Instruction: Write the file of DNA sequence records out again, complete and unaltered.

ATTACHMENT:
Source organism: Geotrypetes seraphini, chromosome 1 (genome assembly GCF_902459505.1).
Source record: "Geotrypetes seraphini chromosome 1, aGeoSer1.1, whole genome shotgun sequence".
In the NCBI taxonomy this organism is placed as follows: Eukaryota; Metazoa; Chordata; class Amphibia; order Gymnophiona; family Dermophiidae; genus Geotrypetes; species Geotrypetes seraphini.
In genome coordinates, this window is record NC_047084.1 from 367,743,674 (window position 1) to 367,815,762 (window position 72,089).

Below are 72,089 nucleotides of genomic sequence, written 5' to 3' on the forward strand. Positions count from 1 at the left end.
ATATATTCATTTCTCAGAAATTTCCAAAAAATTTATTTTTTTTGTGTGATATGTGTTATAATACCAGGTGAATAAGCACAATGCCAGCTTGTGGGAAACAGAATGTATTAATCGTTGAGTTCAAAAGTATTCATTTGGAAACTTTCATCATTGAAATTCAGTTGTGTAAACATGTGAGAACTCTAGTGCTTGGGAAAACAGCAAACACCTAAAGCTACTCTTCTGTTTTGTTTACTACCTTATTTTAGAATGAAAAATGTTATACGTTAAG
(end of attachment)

Source organism: Geotrypetes seraphini, chromosome 1 (genome assembly GCF_902459505.1).
Source record: "Geotrypetes seraphini chromosome 1, aGeoSer1.1, whole genome shotgun sequence".
In the NCBI taxonomy this organism is placed as follows: Eukaryota; Metazoa; Chordata; class Amphibia; order Gymnophiona; family Dermophiidae; genus Geotrypetes; species Geotrypetes seraphini.
In genome coordinates, this window is record NC_047084.1 from 367,743,674 (window position 1) to 367,815,762 (window position 72,089).

Below are 72,089 nucleotides of genomic sequence, written 5' to 3' on the forward strand. Positions count from 1 at the left end.
ATATATTCATTTCTCAGAAATTTCCAAAAAATTTATTTTTTTTGTGTGATATGTGTTATAATACCAGGTGAATAAGCACAATGCCAGCTTGTGGGAAACAGAATGTATTAATCGTTGAGTTCAAAAGTATTCATTTGGAAACTTTCATCATTGAAATTCAGTTGTGTAAACATGTGAGAACTCTAGTGCTTGGGAAAACAGCAAACACCTAAAGCTACTCTTCTGTTTTGTTTACTACCTTATTTTAGAATGAAAAATGTTATACGTTAAG